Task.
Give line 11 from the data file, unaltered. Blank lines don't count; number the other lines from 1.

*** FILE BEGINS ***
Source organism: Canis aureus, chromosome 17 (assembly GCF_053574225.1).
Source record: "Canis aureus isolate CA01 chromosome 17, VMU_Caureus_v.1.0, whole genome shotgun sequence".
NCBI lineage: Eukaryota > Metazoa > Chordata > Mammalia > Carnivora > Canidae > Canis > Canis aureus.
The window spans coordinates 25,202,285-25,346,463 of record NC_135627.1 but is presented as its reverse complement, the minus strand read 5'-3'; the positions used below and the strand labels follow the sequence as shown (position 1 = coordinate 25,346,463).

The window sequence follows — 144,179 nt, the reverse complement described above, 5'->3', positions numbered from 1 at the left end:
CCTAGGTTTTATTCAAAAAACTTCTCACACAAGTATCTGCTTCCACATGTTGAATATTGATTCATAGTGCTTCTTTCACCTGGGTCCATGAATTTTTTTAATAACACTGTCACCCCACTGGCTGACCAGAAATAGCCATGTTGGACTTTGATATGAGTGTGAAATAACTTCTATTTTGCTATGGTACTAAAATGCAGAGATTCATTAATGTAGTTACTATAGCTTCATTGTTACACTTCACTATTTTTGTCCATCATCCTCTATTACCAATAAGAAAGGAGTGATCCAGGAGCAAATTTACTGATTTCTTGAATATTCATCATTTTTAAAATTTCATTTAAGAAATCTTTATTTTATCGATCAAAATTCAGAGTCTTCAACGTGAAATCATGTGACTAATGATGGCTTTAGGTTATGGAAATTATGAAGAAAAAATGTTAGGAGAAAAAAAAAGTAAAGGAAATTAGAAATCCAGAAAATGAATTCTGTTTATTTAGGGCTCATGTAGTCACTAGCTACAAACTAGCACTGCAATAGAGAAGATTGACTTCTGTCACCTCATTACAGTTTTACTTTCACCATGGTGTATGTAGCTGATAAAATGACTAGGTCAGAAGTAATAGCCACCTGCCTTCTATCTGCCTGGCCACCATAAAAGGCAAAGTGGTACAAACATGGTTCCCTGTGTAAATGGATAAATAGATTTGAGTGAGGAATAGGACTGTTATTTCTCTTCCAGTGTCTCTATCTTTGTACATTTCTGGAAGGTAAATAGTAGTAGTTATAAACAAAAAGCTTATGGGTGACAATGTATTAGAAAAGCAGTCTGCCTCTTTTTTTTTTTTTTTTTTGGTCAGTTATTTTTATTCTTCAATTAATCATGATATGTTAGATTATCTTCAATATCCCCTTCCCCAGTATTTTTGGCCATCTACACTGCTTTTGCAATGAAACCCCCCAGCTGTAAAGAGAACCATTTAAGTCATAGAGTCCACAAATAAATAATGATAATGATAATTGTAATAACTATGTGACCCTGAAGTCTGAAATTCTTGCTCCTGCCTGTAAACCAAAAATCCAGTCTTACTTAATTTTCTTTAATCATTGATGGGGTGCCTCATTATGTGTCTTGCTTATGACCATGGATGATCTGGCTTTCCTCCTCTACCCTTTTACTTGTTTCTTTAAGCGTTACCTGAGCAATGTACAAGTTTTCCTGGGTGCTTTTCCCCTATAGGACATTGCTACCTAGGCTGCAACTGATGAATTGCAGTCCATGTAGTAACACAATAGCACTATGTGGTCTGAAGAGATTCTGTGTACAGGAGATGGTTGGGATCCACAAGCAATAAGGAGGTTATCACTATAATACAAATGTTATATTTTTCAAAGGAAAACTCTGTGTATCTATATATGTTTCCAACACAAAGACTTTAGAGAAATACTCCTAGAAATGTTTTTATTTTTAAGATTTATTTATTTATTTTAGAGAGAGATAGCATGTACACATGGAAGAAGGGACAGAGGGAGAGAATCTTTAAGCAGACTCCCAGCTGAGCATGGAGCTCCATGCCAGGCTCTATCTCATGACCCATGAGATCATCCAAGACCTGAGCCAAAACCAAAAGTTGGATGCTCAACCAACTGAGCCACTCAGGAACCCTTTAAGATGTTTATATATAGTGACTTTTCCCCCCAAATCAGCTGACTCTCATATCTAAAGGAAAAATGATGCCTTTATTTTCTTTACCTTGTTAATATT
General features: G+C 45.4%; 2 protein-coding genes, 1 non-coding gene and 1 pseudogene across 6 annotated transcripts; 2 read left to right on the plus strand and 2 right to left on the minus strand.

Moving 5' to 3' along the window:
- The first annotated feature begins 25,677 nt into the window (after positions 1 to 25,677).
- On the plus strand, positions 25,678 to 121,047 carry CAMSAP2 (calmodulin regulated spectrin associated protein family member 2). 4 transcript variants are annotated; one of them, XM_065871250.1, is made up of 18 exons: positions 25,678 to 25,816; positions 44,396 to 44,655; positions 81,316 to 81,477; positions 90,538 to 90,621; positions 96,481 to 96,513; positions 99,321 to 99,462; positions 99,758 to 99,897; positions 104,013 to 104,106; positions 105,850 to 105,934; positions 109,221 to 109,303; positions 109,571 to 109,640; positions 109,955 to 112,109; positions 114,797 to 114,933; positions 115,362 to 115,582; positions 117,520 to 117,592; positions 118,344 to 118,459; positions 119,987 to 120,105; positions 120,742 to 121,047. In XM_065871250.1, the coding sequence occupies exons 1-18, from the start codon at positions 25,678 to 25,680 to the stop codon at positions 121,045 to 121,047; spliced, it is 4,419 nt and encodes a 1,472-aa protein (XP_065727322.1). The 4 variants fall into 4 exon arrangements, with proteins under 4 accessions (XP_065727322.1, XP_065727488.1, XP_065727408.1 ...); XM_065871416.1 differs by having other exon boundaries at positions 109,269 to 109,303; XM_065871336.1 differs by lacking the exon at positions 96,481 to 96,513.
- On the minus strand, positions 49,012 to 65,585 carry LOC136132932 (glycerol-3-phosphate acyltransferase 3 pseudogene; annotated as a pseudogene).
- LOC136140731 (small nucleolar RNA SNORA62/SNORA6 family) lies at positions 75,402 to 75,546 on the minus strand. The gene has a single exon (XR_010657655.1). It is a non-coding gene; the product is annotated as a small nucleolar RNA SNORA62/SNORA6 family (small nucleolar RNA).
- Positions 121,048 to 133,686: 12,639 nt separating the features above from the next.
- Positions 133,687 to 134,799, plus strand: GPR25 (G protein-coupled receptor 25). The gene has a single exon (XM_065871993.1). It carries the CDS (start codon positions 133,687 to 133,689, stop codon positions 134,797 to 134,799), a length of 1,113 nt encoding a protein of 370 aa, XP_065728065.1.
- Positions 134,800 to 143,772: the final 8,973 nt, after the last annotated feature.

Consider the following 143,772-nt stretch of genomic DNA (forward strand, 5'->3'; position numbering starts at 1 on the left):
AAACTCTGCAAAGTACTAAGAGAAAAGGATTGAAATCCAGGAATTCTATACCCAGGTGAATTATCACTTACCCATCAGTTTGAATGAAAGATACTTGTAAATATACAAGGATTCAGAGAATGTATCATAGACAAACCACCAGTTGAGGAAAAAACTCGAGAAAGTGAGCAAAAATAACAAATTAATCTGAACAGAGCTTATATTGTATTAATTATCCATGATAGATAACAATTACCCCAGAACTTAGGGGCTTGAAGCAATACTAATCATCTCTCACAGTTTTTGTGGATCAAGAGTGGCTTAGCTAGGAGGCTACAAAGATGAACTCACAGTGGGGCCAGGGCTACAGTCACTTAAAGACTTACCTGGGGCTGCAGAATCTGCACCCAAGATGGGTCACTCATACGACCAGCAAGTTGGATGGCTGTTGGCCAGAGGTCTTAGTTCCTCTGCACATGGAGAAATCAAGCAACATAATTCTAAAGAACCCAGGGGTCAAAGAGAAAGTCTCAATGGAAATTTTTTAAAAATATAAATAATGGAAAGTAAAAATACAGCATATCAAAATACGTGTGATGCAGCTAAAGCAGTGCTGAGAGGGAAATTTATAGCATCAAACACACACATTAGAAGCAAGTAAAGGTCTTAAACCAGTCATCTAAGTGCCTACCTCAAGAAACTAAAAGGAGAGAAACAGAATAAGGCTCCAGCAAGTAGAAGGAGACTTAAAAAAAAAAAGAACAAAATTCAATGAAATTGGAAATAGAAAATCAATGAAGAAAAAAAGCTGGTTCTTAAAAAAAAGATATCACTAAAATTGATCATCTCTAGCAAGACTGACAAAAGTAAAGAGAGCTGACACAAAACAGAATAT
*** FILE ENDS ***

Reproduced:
- On the minus strand, positions 49,012 to 65,585 carry LOC136132932 (glycerol-3-phosphate acyltransferase 3 pseudogene; annotated as a pseudogene).